Exploring Race and Racism Pilot Program at Southern Hills Middle Sc

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Exploring Race and Racism Pilot Program at Southern Hills Middle Sc

Categories: News

Exploring Race and Racism Pilot Program at Southern Hills Middle School

Norma Johnson has short grey hair worn in braids with a blue headband, warm brown skin and wooden leaf earrings. Amanda Cherry has short red hair, white skin and is wearing red glasses and round transparent earring, with her hand under her chin.

YWCA Boulder County is on a mission to eliminate racism, and last year we actively supported an important pilot program launched by a White 6th grade teacher in partnership with a Black poetic-storyteller. When our CEO, Debbie Pope, learned that racially motivated bullying against a student of color was happening at Boulder-based Southern Hills Middle School, she took action and contacted the school’s principal for help. She found that like many schools across Boulder County and the U.S., Southern Hills needed more support to deal with the situation. The school’s administration was committed to gaining the knowledge, skills, and action plan needed to create a more welcoming and inclusive space for all students.

Southern Hills counselors, teachers, and assistant principal took the YWCA’s Anti-racism Organizational Training (led by Debbie Pope and the YWCA’s Director of Community Engagement and Equity, Shiquita Yarbrough). Amanda Cherry, a Southern Hills Language Arts and Reading teacher, wanted to better help her kids understand privilege, racism, and equity, and reached out to Debbie for guidance about how to further her culturally responsive pedagogy by using diverse literature and critical conversations, beyond what she felt she could do as a White person. Debbie connected Amanda with Norma Johnson, a local creative voice for social justice and healing with lived experience, and the two partnered to design and introduce the pilot program initially entitled Exploring Race and Racism.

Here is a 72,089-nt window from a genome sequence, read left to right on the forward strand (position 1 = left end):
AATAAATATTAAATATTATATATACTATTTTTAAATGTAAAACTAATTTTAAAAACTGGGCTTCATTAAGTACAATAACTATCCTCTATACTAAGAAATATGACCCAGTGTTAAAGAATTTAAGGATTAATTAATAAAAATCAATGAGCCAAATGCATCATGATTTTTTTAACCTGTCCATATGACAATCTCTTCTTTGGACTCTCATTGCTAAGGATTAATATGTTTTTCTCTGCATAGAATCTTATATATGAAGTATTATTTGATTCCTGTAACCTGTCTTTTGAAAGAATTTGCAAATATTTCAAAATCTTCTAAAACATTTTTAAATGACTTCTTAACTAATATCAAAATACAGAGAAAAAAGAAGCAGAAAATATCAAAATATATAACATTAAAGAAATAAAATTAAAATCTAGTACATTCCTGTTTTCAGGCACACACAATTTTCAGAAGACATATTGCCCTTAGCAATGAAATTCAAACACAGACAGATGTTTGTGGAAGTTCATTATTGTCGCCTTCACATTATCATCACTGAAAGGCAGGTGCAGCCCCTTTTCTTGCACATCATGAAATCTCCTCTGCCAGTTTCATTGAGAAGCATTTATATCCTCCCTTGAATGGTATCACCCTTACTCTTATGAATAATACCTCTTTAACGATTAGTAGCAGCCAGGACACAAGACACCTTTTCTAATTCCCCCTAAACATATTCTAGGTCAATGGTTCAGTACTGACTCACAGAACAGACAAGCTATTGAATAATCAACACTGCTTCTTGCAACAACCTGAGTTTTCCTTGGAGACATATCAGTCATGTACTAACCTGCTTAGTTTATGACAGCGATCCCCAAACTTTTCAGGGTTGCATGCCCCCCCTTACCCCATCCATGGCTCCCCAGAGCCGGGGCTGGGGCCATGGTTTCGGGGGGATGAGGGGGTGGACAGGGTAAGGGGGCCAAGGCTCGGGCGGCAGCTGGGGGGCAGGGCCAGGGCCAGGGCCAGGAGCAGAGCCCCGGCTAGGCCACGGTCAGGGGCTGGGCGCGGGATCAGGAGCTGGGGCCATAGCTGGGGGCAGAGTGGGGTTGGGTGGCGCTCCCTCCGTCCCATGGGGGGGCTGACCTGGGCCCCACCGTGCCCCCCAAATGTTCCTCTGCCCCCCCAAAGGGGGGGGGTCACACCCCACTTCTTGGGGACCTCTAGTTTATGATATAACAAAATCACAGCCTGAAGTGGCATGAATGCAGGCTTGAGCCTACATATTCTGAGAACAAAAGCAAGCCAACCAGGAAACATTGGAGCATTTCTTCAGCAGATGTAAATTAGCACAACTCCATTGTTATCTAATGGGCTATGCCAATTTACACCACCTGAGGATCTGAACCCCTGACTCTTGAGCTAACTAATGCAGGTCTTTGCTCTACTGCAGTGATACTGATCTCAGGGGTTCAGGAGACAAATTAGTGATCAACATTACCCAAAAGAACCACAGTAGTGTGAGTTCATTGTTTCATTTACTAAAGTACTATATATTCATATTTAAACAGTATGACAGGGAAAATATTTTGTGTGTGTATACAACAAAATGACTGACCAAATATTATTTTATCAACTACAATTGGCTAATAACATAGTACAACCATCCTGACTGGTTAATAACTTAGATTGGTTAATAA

Amanda and Norma based their program around five key elements: relationships and collaboration across differences; disrupting binaries and otherism; exposure to real people and material outside our boxes; identity exploration; and sharing our stories to grow our humanity. Students read and discussed Stamped: Racism, Antiracism, and You (the young adult version), by best-selling author and activist Ibram X. Kendi and Jason Reynolds – a book that takes young readers on a journey from present to past and back again. They discovered where racist ideas came from, identified how those ideas impact their lives today, and learned about many people who have fought racism with anti-racism.

Front cover of the book Stamped: Racism, Antiracism, and You by Jason Reynolds and Ibram X. Kendi. The cover is off white with a dark outline of a head with short natural hair, the word STAMPED in blue letters and red horizontal stripes similar to the American flag.